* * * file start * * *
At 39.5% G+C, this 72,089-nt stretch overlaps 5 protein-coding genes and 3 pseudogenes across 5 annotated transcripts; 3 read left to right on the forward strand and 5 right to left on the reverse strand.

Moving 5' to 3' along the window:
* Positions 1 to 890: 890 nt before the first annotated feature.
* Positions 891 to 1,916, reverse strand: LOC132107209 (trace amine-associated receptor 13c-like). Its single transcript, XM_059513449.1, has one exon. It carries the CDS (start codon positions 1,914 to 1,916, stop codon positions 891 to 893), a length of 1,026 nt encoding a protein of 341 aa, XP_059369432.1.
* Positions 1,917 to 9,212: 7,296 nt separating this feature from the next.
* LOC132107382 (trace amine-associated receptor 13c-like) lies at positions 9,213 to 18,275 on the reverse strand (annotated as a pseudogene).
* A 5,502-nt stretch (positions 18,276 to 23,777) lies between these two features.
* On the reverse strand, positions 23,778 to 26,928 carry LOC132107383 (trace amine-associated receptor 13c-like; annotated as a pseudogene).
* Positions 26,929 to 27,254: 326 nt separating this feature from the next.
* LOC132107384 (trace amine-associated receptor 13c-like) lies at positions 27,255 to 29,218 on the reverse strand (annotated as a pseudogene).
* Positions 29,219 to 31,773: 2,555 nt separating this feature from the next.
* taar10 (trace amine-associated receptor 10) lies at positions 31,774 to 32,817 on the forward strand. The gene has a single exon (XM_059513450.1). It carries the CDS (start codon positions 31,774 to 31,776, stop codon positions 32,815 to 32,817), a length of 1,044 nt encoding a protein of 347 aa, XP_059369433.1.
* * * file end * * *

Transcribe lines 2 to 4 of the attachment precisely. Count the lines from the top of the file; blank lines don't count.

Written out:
Moving 5' to 3' along the window:
* Positions 1 to 890: 890 nt before the first annotated feature.
* Positions 891 to 1,916, reverse strand: LOC132107209 (trace amine-associated receptor 13c-like). Its single transcript, XM_059513449.1, has one exon. It carries the CDS (start codon positions 1,914 to 1,916, stop codon positions 891 to 893), a length of 1,026 nt encoding a protein of 341 aa, XP_059369432.1.